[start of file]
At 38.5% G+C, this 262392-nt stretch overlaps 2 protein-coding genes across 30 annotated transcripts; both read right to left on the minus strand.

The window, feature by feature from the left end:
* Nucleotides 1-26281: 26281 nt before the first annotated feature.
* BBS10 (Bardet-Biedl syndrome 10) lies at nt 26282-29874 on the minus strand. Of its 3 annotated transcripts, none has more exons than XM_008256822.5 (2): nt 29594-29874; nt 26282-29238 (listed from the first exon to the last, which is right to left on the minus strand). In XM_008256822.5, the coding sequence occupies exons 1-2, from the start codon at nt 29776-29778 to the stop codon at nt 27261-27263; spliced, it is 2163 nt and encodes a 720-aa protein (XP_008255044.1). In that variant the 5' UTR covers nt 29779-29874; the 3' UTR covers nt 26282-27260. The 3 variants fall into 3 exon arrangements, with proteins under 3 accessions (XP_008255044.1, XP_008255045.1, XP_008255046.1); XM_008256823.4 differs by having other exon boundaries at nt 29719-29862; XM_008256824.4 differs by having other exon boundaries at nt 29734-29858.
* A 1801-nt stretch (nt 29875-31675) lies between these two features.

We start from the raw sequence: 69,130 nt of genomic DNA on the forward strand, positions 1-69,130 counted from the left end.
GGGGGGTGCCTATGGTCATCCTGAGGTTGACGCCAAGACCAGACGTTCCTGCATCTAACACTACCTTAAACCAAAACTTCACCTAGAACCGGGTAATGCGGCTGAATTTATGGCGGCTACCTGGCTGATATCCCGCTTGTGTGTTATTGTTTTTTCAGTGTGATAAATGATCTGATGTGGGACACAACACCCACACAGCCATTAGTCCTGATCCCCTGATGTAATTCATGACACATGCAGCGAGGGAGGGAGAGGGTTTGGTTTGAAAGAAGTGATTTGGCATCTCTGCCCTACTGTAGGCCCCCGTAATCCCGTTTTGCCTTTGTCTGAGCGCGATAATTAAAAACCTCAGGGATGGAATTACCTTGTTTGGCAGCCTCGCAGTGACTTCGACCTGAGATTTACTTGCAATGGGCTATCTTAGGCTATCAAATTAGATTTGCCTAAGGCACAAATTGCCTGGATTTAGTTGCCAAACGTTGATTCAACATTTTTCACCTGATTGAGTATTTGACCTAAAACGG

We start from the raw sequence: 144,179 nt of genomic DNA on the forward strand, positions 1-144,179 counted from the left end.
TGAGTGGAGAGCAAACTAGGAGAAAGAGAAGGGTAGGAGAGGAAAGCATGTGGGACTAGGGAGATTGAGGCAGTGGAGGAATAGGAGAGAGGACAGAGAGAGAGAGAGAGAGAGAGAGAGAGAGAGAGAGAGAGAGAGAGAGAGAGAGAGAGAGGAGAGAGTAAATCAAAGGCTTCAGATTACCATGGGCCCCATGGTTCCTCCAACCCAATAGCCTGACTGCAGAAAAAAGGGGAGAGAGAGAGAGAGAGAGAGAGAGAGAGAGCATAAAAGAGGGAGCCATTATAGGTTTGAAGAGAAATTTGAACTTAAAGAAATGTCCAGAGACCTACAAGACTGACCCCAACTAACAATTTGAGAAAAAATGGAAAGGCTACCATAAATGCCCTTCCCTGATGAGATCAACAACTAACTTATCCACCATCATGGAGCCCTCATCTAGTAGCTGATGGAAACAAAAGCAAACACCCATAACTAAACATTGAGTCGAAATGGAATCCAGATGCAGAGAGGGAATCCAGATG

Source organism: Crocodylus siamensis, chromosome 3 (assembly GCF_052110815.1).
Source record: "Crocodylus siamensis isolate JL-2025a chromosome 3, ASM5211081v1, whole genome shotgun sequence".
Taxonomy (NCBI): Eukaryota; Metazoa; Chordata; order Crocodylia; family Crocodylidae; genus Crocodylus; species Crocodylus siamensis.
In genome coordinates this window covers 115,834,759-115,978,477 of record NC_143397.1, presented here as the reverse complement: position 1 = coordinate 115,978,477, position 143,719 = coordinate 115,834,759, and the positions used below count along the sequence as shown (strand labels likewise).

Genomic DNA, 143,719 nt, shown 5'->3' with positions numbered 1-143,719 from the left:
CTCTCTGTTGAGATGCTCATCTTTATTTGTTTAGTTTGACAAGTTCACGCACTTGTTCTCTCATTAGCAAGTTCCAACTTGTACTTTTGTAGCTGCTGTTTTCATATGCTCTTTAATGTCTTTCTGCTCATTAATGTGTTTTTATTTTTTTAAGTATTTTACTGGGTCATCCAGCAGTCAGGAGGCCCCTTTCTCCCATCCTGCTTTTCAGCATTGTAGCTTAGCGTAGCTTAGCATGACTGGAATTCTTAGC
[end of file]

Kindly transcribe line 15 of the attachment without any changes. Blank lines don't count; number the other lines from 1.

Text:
CTCTCTGTTGAGATGCTCATCTTTATTTGTTTAGTTTGACAAGTTCACGCACTTGTTCTCTCATTAGCAAGTTCCAACTTGTACTTTTGTAGCTGCTGTTTTCATATGCTCTTTAATGTCTTTCTGCTCATTAATGTGTTTTTATTTTTTTAAGTATTTTACTGGGTCATCCAGCAGTCAGGAGGCCCCTTTCTCCCATCCTGCTTTTCAGCATTGTAGCTTAGCGTAGCTTAGCATGACTGGAATTCTTAGC